Davis Mountains Loop
The unsavvy traveler might think west Texas is a flat wasteland of oil wells, cattle fences and sagebrush. True, there’s plenty of that – and cactus, too – but the landscape is actually remarkably diverse and mountainous. In fact, at 8,751 feet, west Texas’ Guadalupe Peak is the highest point in the state. Not too far from the Guadalupe Mountains are the Davis Mountains, just south of where I-20 takes off from I-10. Nicknamed the “Texas Alps,” the Davis Mountains are home to the state’s second tallest peak, 8,382-foot-high Mount Livermore as well as Texas’ highest town, Fort Davis, a mile above sea level. Along with some of the darkest skies in the continental U.S., these far up conditions make the area far out for astronomers, so much so that the University of Texas set up the McDonald Observatory – one of the world’s best with earth’s third largest telescope. Touring the observatory and attending a Star Party, along with all the high-altitude Texas-style bravado, are just a few of the reasons the Davis Mountains are worth exploring. You can join the loop in several spots but this story starts on TX 118 heading south. A right turn leads to TX 166 and soon a craggy volcanic cone appears directly ahead: dramatic Sawtooth Mountain is probably the prettiest peak in these parts. And if you’re lucky enough – or unlucky depending on your fear factor – you might catch male tarantulas wandering the highway and shoulders in search of love. This ritual happens for a few weeks in summer. Snakes are common, too, such as the red racer I spotted in the grass to the side of the road. Red racers, officially called western coachwhips, are nonvenomous, fast-moving and stretch four to six feet. From ancient volcanoes to the stuff of nightmares, the Davis Mountains Loop continues onto the largest (and highest, of course) community in the area, Fort Davis. Dating back to 1854, the town oozes with history as the site of a former military post. TX 17 is the highway on this part of the loop and just outside of Fort Davis, the scenic route continues with a left back onto TX 118 where it heads northwest up Limpia Canyon. Some 35 to 39 million years ago, the Davis Mountains were created by volcanic activity, and like many canyons in the area, Limpia Canyon features columns of lava. The road then climbs to its highest point, with the telescope domes of McDonald Observatory crowning Mount Locke. Zigzagging to lower climes, the ride returns to its beginnings near Sawtooth Mountain. From Fort Davis, TX 17 going north provides the most scenic exit from the area, with more canyons of lava columns and fascinating roadside attractions like the memorial to “slaughter bound horses, burros and mules” and a quaint, tiny church. Only in Texas!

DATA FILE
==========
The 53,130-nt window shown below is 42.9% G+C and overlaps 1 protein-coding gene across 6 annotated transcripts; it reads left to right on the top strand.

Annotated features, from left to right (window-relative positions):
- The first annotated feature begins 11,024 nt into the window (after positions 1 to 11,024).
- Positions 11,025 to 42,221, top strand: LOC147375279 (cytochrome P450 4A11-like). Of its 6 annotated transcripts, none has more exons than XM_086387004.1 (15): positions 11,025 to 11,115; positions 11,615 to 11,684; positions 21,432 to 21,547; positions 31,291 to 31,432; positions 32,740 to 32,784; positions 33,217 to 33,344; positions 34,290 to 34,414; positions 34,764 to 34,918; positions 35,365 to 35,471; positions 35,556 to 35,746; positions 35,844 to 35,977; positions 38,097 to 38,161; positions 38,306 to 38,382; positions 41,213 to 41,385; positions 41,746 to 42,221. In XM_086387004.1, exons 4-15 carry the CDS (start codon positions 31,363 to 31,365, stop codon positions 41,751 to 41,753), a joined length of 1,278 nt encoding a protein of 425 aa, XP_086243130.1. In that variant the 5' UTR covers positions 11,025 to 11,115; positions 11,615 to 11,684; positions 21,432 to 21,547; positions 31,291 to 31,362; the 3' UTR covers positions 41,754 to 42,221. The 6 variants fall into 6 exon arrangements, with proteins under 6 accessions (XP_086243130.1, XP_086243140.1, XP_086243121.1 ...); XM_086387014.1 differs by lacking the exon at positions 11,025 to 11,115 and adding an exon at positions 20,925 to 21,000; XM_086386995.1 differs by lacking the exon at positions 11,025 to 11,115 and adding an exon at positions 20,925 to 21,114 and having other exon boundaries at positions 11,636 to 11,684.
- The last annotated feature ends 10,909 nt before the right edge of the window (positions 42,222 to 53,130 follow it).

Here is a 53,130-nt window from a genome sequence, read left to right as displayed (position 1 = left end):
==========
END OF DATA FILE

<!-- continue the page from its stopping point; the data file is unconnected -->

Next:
Route & Map
Starting at the intersection of TX 118 and TX 166, the loop heads west and south around the Davis Mountains before reaching Fort Davis on TX 17. It then picks up TX 118, passing through Limpia Canyon on its way past the McDonald Observatory. This video then leaves the loop by way of TX 17, heading north of Fort Davis toward I-10.
Length & Time
Based on the map above, the video covers 150 miles in a little over half a day. The loop itself is 74 miles and takes about two hours.
Best Time to Visit
Because of the high elevation, this area is pleasant all year although summers are hot and winters can bring icy conditions. Male tarantulas are on the move in late summer so contact the Fort Davis Chamber of Commerce or McDonald Observatory to see if they’re out and about.
Fort Davis offers gas, lodging and food. For more options and art galleries, go 20 minutes southwest to Marfa or 25 minutes southeast to Alpine.
Fort Davis has a thorough site, listing everything a visitor needs to know from campgrounds to rock shops. The McDonald Observatory lists guided tour and evening sky viewing times. Star Parties sell out quickly so book tickets online early.